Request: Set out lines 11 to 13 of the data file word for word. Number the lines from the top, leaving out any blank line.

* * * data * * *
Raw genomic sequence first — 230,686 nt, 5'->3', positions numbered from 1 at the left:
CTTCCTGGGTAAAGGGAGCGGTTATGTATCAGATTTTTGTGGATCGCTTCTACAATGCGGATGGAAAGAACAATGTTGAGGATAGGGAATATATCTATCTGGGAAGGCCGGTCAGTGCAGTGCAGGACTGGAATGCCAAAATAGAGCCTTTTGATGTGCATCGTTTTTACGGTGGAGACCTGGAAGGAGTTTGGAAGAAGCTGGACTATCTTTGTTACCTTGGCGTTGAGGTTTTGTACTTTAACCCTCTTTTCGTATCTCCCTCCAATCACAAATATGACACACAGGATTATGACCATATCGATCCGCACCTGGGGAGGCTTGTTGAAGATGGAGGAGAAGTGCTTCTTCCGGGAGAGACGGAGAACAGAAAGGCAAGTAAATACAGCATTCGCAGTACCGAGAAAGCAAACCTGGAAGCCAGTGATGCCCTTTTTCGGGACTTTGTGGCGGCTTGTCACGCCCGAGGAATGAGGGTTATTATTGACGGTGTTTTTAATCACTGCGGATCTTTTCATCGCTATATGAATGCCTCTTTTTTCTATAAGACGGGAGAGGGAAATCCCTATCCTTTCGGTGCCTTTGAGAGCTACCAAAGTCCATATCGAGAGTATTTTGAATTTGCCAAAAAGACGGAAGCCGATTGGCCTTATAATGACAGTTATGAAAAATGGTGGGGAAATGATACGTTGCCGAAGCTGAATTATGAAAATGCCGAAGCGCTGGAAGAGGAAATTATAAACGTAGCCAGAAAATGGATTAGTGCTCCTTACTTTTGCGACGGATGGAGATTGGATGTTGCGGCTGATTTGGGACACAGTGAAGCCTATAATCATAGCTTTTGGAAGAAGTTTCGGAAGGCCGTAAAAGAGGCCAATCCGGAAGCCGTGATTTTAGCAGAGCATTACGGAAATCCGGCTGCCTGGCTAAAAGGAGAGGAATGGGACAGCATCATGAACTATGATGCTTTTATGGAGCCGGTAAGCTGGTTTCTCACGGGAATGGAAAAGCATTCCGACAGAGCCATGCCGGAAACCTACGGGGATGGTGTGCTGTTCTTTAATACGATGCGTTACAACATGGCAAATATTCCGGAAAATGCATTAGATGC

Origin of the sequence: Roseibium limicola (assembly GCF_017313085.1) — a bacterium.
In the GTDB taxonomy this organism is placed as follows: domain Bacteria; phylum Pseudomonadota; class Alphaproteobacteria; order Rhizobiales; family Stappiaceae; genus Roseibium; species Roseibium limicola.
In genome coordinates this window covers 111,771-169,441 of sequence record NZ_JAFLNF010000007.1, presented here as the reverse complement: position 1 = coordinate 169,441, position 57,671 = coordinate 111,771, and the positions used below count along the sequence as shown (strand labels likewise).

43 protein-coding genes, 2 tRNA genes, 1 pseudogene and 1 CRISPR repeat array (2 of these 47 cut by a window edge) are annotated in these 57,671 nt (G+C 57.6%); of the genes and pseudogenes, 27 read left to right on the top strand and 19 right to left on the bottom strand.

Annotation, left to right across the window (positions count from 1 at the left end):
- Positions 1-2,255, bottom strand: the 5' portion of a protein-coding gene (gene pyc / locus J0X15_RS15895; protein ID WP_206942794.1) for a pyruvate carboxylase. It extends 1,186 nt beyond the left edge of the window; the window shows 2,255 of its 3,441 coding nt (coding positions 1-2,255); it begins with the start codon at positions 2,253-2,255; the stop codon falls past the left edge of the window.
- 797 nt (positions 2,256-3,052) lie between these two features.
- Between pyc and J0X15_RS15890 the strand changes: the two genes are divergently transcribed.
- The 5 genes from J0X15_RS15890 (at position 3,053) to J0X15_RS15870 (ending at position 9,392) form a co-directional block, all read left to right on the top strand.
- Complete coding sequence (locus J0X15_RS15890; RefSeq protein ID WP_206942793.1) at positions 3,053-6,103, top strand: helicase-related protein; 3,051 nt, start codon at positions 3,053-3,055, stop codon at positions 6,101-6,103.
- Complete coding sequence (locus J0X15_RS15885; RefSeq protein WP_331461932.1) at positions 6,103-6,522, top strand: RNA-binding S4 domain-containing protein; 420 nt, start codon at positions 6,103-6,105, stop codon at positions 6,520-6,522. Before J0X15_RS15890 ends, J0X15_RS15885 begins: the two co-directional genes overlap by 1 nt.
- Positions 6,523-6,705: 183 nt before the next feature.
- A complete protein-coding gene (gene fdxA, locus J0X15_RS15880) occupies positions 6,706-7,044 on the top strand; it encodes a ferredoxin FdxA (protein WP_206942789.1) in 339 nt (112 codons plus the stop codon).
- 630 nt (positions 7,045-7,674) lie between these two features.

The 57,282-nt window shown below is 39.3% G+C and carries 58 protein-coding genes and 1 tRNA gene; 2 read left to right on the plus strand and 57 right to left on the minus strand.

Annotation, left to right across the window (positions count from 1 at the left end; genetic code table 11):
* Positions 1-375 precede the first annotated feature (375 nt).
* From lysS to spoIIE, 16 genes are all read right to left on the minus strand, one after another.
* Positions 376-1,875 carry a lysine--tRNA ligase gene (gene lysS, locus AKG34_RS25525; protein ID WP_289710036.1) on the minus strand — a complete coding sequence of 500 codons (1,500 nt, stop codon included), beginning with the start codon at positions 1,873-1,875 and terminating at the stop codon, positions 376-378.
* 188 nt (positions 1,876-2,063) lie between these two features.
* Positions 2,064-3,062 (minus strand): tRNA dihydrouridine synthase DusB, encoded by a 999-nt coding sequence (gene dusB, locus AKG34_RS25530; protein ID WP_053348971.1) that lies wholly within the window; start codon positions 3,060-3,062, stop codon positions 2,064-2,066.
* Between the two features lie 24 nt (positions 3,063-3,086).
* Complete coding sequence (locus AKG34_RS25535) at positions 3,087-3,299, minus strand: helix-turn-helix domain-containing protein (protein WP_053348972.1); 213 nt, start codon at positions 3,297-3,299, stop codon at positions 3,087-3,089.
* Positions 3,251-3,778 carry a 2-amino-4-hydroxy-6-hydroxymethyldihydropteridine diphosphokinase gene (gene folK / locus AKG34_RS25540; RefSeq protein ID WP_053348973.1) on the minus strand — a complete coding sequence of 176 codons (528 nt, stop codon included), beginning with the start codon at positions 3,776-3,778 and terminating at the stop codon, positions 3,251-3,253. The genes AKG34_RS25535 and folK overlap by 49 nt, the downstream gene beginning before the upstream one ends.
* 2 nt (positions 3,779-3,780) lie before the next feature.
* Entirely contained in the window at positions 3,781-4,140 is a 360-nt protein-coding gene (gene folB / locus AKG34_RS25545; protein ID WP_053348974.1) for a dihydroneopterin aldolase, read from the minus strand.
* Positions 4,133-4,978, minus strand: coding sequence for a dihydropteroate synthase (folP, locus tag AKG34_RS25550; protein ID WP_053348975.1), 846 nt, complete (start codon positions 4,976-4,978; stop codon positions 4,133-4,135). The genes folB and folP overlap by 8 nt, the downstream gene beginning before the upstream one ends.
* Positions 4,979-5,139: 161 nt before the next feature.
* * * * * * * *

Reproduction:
- The 5 genes from J0X15_RS15890 (at position 3,053) to J0X15_RS15870 (ending at position 9,392) form a co-directional block, all read left to right on the top strand.
- Complete coding sequence (locus J0X15_RS15890; RefSeq protein ID WP_206942793.1) at positions 3,053-6,103, top strand: helicase-related protein; 3,051 nt, start codon at positions 3,053-3,055, stop codon at positions 6,101-6,103.
- Complete coding sequence (locus J0X15_RS15885; RefSeq protein WP_331461932.1) at positions 6,103-6,522, top strand: RNA-binding S4 domain-containing protein; 420 nt, start codon at positions 6,103-6,105, stop codon at positions 6,520-6,522. Before J0X15_RS15890 ends, J0X15_RS15885 begins: the two co-directional genes overlap by 1 nt.